This week Polarbase’s Regional Sales Manager, Martin Bowman, spoke to Marketing Assistant, Lauren Henderson, about F-Gas, its effect on the cold room industry and how Polarbase are adapting to new legislations in place.
So Martin, what is F-Gas? I see people talking about it on LinkedIn but don’t really understand what it is.
Simply speaking, F-Gas is an abbreviation for ‘Fluorinated Gases’. These are man-made gases used for a multitude of applications but primarily within the refrigeration industry, and are used globally in all refrigeration equipment. When released into the atmosphere, they are low in toxicity and flammability but are high in global warming potential. Due to this, the UK refrigeration industry is heavily regulated by DEFRA.
Sorry, what is global warming potential and how are DEFRA involved?
Whilst these gases are safe to be released into the atmosphere, they are ‘greenhouse gases’ with varying levels of GWP (Global Warming Potenial). The GWP is a calculated factor based on a comparison between the amount of heat trapped in the atmosphere by a gas and the amount of heat trapped by carbon dioxide. Essentially, the higher the expressed number, the more global warming potential the gas has.
Each gas is also measured using its Ozone Depletion Potential (ODP), although this was more prevalent in older Chlorofluorocarbons (CFC) and Hydrochlorofluorocarbons(HCFC) gases. Currently used Hydrofluorocarbons (HFC gases) do not contain chlorine and essentially have an ODP of 0.
Through regulation of the type of gases being used in the refrigeration industry, the world’s leaders plan to reduce global warming and eventually return the ozone layer to its original levels.
In the UK, DEFRA are responsible for ensuring anyone working with the gases are certified to do so and appoint companies such as REFCOM to provide training and certification to any individual or company that install, maintains or services refrigeration equipment containing F-Gases.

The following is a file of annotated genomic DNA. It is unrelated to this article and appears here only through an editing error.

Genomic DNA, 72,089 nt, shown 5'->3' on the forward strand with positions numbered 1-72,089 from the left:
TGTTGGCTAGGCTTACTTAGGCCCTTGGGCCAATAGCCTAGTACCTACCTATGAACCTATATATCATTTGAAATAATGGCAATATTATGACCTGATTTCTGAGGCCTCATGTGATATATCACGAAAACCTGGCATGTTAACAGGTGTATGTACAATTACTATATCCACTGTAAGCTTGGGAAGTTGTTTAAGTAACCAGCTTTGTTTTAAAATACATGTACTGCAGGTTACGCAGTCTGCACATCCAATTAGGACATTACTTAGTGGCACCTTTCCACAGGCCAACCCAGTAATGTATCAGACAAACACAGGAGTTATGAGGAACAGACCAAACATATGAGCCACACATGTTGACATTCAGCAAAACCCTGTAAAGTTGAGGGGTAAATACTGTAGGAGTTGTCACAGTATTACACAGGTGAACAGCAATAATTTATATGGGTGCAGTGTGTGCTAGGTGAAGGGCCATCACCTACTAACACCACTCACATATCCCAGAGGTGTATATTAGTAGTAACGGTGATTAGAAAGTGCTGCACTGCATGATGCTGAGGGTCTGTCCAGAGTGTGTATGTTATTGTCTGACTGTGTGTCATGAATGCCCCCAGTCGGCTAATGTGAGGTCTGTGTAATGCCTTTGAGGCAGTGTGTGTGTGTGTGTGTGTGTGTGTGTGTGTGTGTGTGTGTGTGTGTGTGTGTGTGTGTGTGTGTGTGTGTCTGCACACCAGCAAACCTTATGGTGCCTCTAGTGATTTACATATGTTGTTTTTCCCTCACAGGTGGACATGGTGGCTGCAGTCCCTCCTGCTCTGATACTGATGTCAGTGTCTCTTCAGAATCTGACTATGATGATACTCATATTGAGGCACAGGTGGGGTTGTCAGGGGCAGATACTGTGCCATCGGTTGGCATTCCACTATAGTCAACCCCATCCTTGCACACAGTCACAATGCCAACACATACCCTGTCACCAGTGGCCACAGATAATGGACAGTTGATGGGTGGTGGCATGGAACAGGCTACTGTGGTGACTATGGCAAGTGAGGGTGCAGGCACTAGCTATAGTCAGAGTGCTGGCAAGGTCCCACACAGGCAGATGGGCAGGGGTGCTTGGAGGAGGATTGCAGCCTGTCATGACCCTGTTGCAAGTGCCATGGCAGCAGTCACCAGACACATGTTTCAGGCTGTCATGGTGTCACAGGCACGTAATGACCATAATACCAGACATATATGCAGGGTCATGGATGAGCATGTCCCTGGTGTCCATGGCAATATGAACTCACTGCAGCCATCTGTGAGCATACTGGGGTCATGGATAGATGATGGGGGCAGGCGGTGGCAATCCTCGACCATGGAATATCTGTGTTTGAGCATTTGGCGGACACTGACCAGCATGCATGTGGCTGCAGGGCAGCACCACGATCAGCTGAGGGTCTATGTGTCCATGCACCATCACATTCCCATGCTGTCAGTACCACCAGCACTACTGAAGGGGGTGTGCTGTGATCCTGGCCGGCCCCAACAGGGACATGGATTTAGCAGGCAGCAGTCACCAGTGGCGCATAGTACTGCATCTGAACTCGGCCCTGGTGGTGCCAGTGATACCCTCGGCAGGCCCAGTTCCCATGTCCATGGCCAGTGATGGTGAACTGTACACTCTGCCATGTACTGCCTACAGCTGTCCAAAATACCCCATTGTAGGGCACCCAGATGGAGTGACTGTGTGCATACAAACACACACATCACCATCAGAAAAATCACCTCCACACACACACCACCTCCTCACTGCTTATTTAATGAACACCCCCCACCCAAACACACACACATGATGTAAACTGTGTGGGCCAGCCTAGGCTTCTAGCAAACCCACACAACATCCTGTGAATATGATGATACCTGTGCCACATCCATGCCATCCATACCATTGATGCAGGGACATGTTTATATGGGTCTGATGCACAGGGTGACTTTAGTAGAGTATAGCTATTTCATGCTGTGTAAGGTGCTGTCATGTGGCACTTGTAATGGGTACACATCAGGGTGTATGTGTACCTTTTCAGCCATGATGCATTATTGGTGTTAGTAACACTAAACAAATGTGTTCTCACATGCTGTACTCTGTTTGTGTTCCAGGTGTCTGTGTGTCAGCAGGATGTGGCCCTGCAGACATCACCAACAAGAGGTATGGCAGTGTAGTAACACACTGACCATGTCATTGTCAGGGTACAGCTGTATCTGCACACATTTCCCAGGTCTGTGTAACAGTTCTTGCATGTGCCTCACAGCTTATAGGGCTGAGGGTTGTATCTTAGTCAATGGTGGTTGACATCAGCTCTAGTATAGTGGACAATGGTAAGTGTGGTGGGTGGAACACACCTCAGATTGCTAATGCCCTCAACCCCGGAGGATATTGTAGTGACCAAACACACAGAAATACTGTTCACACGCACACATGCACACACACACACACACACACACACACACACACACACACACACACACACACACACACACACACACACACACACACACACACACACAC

I have seen something online about phasing out these gases, what does this mean?
Since 2015, the EU have gradually been cutting the availability of HFC gases. Over a 15 year period, the EU will control the levels of HFC gases available to the refrigeration industry and therefore, the prices of currently common gases, will increase drastically.
Gases such as R404A and R507 have been found to have high GWP. These will be banned from 2020 for stationary refrigeration systems with a charge greater than 10kg.
The EU have sent a very clear message – HFC refrigerants are not a viable long-term solution and action needs to be taken now.
How does this affect our business? Are we being pro-active in combatting the changes in legislation?
Yes, we have historically purchased R404A refrigeration equipment for our fleet. Since 2015, we have gradually been phasing out this equipment and have ceased in purchasing any further products affected by the phasing out.
Our clients rely on us to ensure we supply them with the most up-to-date, energy efficient, future-proofed equipment.
As you can imagine, the drastic increase of gas prices can have a huge impact on the service and maintenance costs we absorb within our packages. Therefore, it only makes good commercial sense for us to ensure the equipment we supply is cost-effective for us to maintain. This in turn allows our clients to use the most technically advanced equipment at competitively priced rates.